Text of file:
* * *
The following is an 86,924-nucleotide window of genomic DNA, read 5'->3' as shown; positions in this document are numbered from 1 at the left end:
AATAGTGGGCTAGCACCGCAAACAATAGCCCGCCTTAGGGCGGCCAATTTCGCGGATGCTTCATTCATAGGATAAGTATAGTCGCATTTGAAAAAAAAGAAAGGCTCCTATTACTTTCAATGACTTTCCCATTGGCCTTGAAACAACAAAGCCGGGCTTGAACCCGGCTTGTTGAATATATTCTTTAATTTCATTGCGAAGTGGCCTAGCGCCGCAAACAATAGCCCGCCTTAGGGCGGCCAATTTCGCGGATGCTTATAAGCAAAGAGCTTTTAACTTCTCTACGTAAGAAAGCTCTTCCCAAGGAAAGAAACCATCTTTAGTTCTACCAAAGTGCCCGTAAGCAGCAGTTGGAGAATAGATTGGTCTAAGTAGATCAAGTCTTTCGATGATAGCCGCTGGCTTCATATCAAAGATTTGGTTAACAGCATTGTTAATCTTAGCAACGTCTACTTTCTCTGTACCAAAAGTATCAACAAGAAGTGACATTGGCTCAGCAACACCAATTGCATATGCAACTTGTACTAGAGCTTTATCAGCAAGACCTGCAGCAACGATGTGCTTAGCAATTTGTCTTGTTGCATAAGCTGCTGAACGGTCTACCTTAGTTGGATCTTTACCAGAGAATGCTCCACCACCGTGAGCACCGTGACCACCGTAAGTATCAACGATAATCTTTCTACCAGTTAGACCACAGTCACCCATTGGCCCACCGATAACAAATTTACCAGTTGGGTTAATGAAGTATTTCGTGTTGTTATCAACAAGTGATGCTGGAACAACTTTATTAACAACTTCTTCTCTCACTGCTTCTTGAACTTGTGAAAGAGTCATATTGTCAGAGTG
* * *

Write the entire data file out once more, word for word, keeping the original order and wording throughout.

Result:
The following is an 86,924-nucleotide window of genomic DNA, read 5'->3' as shown; positions in this document are numbered from 1 at the left end:
AATAGTGGGCTAGCACCGCAAACAATAGCCCGCCTTAGGGCGGCCAATTTCGCGGATGCTTCATTCATAGGATAAGTATAGTCGCATTTGAAAAAAAAGAAAGGCTCCTATTACTTTCAATGACTTTCCCATTGGCCTTGAAACAACAAAGCCGGGCTTGAACCCGGCTTGTTGAATATATTCTTTAATTTCATTGCGAAGTGGCCTAGCGCCGCAAACAATAGCCCGCCTTAGGGCGGCCAATTTCGCGGATGCTTATAAGCAAAGAGCTTTTAACTTCTCTACGTAAGAAAGCTCTTCCCAAGGAAAGAAACCATCTTTAGTTCTACCAAAGTGCCCGTAAGCAGCAGTTGGAGAATAGATTGGTCTAAGTAGATCAAGTCTTTCGATGATAGCCGCTGGCTTCATATCAAAGATTTGGTTAACAGCATTGTTAATCTTAGCAACGTCTACTTTCTCTGTACCAAAAGTATCAACAAGAAGTGACATTGGCTCAGCAACACCAATTGCATATGCAACTTGTACTAGAGCTTTATCAGCAAGACCTGCAGCAACGATGTGCTTAGCAATTTGTCTTGTTGCATAAGCTGCTGAACGGTCTACCTTAGTTGGATCTTTACCAGAGAATGCTCCACCACCGTGAGCACCGTGACCACCGTAAGTATCAACGATAATCTTTCTACCAGTTAGACCACAGTCACCCATTGGCCCACCGATAACAAATTTACCAGTTGGGTTAATGAAGTATTTCGTGTTGTTATCAACAAGTGATGCTGGAACAACTTTATTAACAACTTCTTCTCTCACTGCTTCTTGAACTTGTGAAAGAGTCATATTGTCAGAGTG